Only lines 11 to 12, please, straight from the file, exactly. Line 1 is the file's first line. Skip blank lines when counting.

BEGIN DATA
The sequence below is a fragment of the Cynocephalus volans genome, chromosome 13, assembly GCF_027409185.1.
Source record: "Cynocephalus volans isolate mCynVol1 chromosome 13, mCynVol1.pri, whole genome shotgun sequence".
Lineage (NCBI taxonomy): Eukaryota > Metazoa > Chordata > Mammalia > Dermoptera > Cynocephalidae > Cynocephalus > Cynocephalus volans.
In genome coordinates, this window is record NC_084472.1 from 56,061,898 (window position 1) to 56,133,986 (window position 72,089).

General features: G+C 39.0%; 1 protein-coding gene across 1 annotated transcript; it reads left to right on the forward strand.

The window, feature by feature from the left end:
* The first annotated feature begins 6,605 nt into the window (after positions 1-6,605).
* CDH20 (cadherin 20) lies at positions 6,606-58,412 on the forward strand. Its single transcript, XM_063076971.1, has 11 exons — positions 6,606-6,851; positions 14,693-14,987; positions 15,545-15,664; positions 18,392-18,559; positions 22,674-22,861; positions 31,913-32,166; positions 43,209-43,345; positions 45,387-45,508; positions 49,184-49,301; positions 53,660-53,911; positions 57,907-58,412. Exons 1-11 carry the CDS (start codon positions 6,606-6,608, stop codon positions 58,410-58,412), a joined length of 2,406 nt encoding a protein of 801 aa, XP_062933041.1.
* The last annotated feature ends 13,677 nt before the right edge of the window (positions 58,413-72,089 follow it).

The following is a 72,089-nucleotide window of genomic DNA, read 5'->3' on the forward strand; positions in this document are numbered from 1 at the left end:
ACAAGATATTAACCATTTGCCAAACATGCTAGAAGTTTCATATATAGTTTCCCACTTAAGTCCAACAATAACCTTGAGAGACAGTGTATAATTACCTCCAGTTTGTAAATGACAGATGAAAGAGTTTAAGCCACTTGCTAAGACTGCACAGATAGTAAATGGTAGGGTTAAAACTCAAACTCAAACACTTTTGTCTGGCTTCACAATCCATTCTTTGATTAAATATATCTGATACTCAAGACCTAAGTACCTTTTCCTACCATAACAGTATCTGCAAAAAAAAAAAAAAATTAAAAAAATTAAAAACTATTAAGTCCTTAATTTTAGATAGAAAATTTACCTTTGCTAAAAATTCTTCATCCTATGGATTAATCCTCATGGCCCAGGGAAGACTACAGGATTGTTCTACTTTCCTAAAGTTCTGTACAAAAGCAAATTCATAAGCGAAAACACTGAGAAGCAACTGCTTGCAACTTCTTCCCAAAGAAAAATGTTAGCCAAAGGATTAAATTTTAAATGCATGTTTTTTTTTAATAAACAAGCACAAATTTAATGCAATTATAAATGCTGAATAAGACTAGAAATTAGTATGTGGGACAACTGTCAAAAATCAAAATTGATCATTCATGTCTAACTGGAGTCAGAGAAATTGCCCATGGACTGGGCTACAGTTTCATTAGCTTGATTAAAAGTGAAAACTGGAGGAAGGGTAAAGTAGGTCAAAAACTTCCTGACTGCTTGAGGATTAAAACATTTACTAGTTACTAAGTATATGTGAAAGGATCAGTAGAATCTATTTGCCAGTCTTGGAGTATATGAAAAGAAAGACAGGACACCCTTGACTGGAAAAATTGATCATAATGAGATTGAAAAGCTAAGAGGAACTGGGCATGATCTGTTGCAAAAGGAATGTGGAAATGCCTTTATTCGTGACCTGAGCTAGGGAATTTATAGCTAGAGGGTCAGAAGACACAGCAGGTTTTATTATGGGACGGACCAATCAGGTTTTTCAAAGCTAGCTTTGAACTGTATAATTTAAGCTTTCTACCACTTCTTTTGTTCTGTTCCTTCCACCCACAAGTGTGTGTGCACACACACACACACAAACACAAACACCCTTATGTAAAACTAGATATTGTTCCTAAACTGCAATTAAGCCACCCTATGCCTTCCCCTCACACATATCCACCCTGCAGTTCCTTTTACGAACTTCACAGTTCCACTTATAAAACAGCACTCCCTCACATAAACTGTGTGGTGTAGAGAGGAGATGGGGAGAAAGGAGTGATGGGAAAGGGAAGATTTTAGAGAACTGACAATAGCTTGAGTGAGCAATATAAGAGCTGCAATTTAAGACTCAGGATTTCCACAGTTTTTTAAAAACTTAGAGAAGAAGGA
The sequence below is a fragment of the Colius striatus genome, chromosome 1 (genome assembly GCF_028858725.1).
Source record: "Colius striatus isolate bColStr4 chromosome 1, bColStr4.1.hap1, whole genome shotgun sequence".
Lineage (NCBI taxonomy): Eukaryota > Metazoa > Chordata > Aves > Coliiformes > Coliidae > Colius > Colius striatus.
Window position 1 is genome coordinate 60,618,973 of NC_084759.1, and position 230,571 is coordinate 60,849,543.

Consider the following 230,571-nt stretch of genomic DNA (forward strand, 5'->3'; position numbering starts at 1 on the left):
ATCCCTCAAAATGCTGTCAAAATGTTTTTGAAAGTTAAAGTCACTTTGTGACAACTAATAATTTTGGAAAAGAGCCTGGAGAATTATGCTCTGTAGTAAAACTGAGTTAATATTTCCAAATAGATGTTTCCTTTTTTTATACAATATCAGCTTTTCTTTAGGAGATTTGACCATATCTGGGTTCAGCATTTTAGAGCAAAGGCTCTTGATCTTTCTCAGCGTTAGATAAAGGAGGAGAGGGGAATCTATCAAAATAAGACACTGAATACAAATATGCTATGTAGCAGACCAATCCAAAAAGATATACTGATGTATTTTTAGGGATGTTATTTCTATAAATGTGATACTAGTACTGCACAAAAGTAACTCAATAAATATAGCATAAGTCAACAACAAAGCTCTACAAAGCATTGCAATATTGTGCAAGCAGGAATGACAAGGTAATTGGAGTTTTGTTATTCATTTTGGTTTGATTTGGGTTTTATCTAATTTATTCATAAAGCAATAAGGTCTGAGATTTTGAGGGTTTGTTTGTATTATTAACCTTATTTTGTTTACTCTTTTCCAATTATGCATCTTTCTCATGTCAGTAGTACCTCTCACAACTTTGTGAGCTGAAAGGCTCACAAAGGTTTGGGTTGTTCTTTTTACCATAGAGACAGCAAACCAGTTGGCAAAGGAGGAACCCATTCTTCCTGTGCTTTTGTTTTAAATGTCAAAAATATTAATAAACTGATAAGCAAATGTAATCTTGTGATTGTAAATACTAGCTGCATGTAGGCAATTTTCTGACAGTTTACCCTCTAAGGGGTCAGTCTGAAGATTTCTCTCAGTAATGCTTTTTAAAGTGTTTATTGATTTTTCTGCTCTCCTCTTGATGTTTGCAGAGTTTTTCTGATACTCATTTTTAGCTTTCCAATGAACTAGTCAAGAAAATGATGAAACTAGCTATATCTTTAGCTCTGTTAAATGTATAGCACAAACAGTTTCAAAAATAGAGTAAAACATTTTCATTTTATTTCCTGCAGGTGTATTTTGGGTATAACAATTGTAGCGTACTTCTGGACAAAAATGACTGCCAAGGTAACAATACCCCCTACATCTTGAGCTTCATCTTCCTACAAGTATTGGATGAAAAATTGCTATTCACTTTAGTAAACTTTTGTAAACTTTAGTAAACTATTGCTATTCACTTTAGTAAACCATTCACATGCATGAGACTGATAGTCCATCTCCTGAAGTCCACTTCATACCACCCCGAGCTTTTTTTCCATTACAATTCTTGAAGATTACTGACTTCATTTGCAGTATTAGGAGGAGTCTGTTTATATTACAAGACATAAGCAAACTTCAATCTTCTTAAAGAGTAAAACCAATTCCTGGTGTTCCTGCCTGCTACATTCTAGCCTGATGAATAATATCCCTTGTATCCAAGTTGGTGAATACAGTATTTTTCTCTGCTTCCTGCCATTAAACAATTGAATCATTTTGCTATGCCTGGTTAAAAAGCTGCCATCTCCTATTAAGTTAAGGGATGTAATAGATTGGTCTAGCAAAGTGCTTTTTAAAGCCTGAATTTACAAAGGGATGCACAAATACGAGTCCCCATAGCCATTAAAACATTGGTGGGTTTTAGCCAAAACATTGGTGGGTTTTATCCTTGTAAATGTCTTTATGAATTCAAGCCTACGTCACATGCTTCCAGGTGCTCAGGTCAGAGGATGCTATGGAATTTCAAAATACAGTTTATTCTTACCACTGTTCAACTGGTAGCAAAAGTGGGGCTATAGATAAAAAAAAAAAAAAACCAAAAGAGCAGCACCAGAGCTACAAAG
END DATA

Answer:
ACAAGATATTAACCATTTGCCAAACATGCTAGAAGTTTCATATATAGTTTCCCACTTAAGTCCAACAATAACCTTGAGAGACAGTGTATAATTACCTCCAGTTTGTAAATGACAGATGAAAGAGTTTAAGCCACTTGCTAAGACTGCACAGATAGTAAATGGTAGGGTTAAAACTCAAACTCAAACACTTTTGTCTGGCTTCACAATCCATTCTTTGATTAAATATATCTGATACTCAAGACCTAAGTACCTTTTCCTACCATAACAGTATCTGCAAAAAAAAAAAAAAATTAAAAAAATTAAAAACTATTAAGTCCTTAATTTTAGATAGAAAATTTACCTTTGCTAAAAATTCTTCATCCTATGGATTAATCCTCATGGCCCAGGGAAGACTACAGGATTGTTCTACTTTCCTAAAGTTCTGTACAAAAGCAAATTCATAAGCGAAAACACTGAGAAGCAACTGCTTGCAACTTCTTCCCAAAGAAAAATGTTAGCCAAAGGATTAAATTTTAAATGCATGTTTTTTTTTAATAAACAAGCACAAATTTAATGCAATTATAAATGCTGAATAAGACTAGAAATTAGTATGTGGGACAACTGTCAAAAATCAAAATTGATCATTCATGTCTAACTGGAGTCAGAGAAATTGCCCATGGACTGGGCTACAGTTTCATTAGCTTGATTAAAAGTGAAAACTGGAGGAAGGGTAAAGTAGGTCAAAAACTTCCTGACTGCTTGAGGATTAAAACATTTACTAGTTACTAAGTATATGTGAAAGGATCAGTAGAATCTATTTGCCAGTCTTGGAGTATATGAAAAGAAAGACAGGACACCCTTGACTGGAAAAATTGATCATAATGAGATTGAAAAGCTAAGAGGAACTGGGCATGATCTGTTGCAAAAGGAATGTGGAAATGCCTTTATTCGTGACCTGAGCTAGGGAATTTATAGCTAGAGGGTCAGAAGACACAGCAGGTTTTATTATGGGACGGACCAATCAGGTTTTTCAAAGCTAGCTTTGAACTGTATAATTTAAGCTTTCTACCACTTCTTTTGTTCTGTTCCTTCCACCCACAAGTGTGTGTGCACACACACACACACAAACACAAACACCCTTATGTAAAACTAGATATTGTTCCTAAACTGCAATTAAGCCACCCTATGCCTTCCCCTCACACATATCCACCCTGCAGTTCCTTTTACGAACTTCACAGTTCCACTTATAAAACAGCACTCCCTCACATAAACTGTGTGGTGTAGAGAGGAGATGGGGAGAAAGGAGTGATGGGAAAGGGAAGATTTTAGAGAACTGACAATAGCTTGAGTGAGCAATATAAGAGCTGCAATTTAAGACTCAGGATTTCCACAGTTTTTTAAAAACTTAGAGAAGAAGGA
The sequence below is a fragment of the Colius striatus genome, chromosome 1 (genome assembly GCF_028858725.1).